Ice and Stone 2020 Companion Glossary

Comet Hale-Bopp captured on April 1, 1997, from the deck of my former residence in Cloudcroft, New Mexico.

We hope you are enjoying reading the weekly Ice and Stone 2020 content from astronomer Alan Hale. For those who might not be as versed in astronomy terms, he’s put together this glossary of technical terms, many of which are regularly used within the weekly educational content.


Absolute magnitude: for a comet or asteroid, the apparent magnitude it would have if it were located 1 AU from both the earth and the sun (and, for an asteroid, at a phase angle of zero degrees).

Albedo: the measure of the “reflectivity” of an object, usually expressed as a decimal fraction (the amount of light reflected divided by the amount of light received). Objects with a low albedo are “dark,” and those with a high albedo are “bright.”

“Annual” comet: a periodic comet which, because of its small orbit and/or modern observational techniques, is observable throughout its entire orbit.

Anti-tail: an apparent sunward-pointing tail of a comet, in actuality a geometrical effect caused by the scattering of sunlight by dust grains within the plane of the comet’s orbit.

Aphelion: that point in an object’s orbit which is farthest from the sun.

Apollo-type asteroid: an asteroid whose orbit brings it to within the earth’s orbit (i.e., its perihelion distance is less than 1 AU).

Apparent magnitude: the magnitude of an object that is measured from the earth (or wherever the observer is located).

Apparition: the passage of a comet through the inner solar system, specifically the period of time around its perihelion passage. For a periodic comet, “apparition” is synonymous with “return.”

Arcminute: 1/60 of a degree.

Arcsecond: 1/60 of an arcminute.

Asteroid belt: the region of the solar system, between the orbits of Mars and Jupiter, wherein the majority of the asteroids orbit the sun. This is sometimes referred to as the “main belt.”

Astrometry: the practice of measuring precise and accurate coordinates of objects (usually comets and asteroids) on the celestial sphere, primarily for usage in calculation of the orbital elements.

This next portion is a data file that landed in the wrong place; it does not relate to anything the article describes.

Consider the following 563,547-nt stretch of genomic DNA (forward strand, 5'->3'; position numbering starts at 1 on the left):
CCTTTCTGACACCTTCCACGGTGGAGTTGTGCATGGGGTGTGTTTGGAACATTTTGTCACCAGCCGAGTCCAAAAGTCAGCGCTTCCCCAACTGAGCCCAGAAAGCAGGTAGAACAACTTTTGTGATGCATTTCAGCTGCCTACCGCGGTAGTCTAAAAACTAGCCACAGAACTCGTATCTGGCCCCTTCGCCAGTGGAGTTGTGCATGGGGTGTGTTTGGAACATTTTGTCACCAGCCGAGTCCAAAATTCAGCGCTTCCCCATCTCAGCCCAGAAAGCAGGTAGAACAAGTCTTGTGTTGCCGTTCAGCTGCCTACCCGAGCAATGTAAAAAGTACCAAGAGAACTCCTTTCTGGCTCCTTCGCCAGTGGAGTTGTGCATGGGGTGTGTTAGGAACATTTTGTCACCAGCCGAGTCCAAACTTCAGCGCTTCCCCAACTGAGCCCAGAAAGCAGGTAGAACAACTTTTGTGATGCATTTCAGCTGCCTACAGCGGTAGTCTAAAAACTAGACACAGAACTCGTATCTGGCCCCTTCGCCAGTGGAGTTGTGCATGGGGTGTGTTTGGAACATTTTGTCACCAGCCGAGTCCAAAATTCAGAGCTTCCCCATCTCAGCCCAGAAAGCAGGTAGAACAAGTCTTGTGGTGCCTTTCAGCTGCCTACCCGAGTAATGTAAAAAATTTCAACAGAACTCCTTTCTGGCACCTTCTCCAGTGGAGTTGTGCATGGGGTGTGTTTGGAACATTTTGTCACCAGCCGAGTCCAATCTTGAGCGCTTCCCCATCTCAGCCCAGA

Astronomical Unit (AU): a unit of distance equivalent to the average distance between the earth and the sun (93 million miles, or 149 million km). The distances of objects within the solar system are usually expressed in AU.


Brownlee particles: very tiny, porous dust grains that have been collected in the earth’s upper atmosphere, and believed to be the same type of dust grains that make up cometary comae and dust tails.


Celestial sphere: the sky as seen from the earth’s surface, imagined as being projected upon the inside surface of a sphere that encircles the earth. Positions upon the celestial sphere can be described via the coordinates of right ascension and declination, which are analogous to the coordinates of longitude and latitude used on the earth’s surface.

Centaurs: objects, which may be asteroids and/or comets, which travel in orbits that remain in the general vicinity of the outer planets (i.e., Jupiter to Neptune). 

Central condensation: a dense cloud of material surrounding a comet’s nucleus, and which usually appears as a bright spot within the coma.

Charge Coupled Devices (CCDs): electronic imaging systems which utilize a computer chip to convert received light into electrical charges, and then store this information as a computer-readable image.

Coma: the “fuzzy” head of a comet, composed of gas and dust which has been ejected off the nucleus as it approaches the sun.

Conjunction: literally, a meeting or close gathering of two or more objects. When applied to astronomical objects, the term usually means that the two objects are located along the same line of sight as seen from the earth. Unless specifically indicated otherwise, an object which is stated as being “in conjunction” is usually understood as being in conjunction with the sun.

Corona: the faint, tenuous (but hot) outer atmosphere of the sun, usually visible only during a total solar eclipse or via the use of a coronagraph.